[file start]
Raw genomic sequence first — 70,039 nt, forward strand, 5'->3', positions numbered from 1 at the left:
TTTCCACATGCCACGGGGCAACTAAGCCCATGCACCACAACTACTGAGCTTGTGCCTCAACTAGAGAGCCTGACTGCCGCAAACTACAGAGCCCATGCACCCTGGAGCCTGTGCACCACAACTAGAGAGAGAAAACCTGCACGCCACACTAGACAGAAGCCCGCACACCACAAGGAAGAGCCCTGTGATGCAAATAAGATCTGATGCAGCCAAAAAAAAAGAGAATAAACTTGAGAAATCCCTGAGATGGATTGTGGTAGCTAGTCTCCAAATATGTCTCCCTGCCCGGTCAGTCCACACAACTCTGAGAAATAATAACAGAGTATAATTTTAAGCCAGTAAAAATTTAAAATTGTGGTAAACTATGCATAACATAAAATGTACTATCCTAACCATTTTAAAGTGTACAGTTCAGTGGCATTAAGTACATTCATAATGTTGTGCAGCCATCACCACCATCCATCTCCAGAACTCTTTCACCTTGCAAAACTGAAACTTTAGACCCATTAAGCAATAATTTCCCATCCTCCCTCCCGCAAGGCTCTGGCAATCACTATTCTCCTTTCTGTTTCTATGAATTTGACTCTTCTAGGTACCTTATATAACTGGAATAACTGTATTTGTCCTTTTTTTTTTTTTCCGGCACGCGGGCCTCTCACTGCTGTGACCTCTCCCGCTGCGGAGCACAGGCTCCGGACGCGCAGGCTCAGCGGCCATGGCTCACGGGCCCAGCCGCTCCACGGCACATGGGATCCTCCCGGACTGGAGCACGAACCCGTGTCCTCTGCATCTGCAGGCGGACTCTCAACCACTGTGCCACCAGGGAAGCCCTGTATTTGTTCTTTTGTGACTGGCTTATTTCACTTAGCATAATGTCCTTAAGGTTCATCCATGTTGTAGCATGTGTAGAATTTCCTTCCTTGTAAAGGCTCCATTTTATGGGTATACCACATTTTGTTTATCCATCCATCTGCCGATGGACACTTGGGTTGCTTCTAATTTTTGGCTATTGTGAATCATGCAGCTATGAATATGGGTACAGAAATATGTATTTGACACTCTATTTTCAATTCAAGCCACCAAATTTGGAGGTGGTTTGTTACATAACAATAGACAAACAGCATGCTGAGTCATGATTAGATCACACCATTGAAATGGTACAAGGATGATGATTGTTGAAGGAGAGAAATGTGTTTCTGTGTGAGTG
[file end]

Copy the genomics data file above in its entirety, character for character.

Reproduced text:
Raw genomic sequence first — 70,039 nt, forward strand, 5'->3', positions numbered from 1 at the left:
TTTCCACATGCCACGGGGCAACTAAGCCCATGCACCACAACTACTGAGCTTGTGCCTCAACTAGAGAGCCTGACTGCCGCAAACTACAGAGCCCATGCACCCTGGAGCCTGTGCACCACAACTAGAGAGAGAAAACCTGCACGCCACACTAGACAGAAGCCCGCACACCACAAGGAAGAGCCCTGTGATGCAAATAAGATCTGATGCAGCCAAAAAAAAAGAGAATAAACTTGAGAAATCCCTGAGATGGATTGTGGTAGCTAGTCTCCAAATATGTCTCCCTGCCCGGTCAGTCCACACAACTCTGAGAAATAATAACAGAGTATAATTTTAAGCCAGTAAAAATTTAAAATTGTGGTAAACTATGCATAACATAAAATGTACTATCCTAACCATTTTAAAGTGTACAGTTCAGTGGCATTAAGTACATTCATAATGTTGTGCAGCCATCACCACCATCCATCTCCAGAACTCTTTCACCTTGCAAAACTGAAACTTTAGACCCATTAAGCAATAATTTCCCATCCTCCCTCCCGCAAGGCTCTGGCAATCACTATTCTCCTTTCTGTTTCTATGAATTTGACTCTTCTAGGTACCTTATATAACTGGAATAACTGTATTTGTCCTTTTTTTTTTTTTCCGGCACGCGGGCCTCTCACTGCTGTGACCTCTCCCGCTGCGGAGCACAGGCTCCGGACGCGCAGGCTCAGCGGCCATGGCTCACGGGCCCAGCCGCTCCACGGCACATGGGATCCTCCCGGACTGGAGCACGAACCCGTGTCCTCTGCATCTGCAGGCGGACTCTCAACCACTGTGCCACCAGGGAAGCCCTGTATTTGTTCTTTTGTGACTGGCTTATTTCACTTAGCATAATGTCCTTAAGGTTCATCCATGTTGTAGCATGTGTAGAATTTCCTTCCTTGTAAAGGCTCCATTTTATGGGTATACCACATTTTGTTTATCCATCCATCTGCCGATGGACACTTGGGTTGCTTCTAATTTTTGGCTATTGTGAATCATGCAGCTATGAATATGGGTACAGAAATATGTATTTGACACTCTATTTTCAATTCAAGCCACCAAATTTGGAGGTGGTTTGTTACATAACAATAGACAAACAGCATGCTGAGTCATGATTAGATCACACCATTGAAATGGTACAAGGATGATGATTGTTGAAGGAGAGAAATGTGTTTCTGTGTGAGTG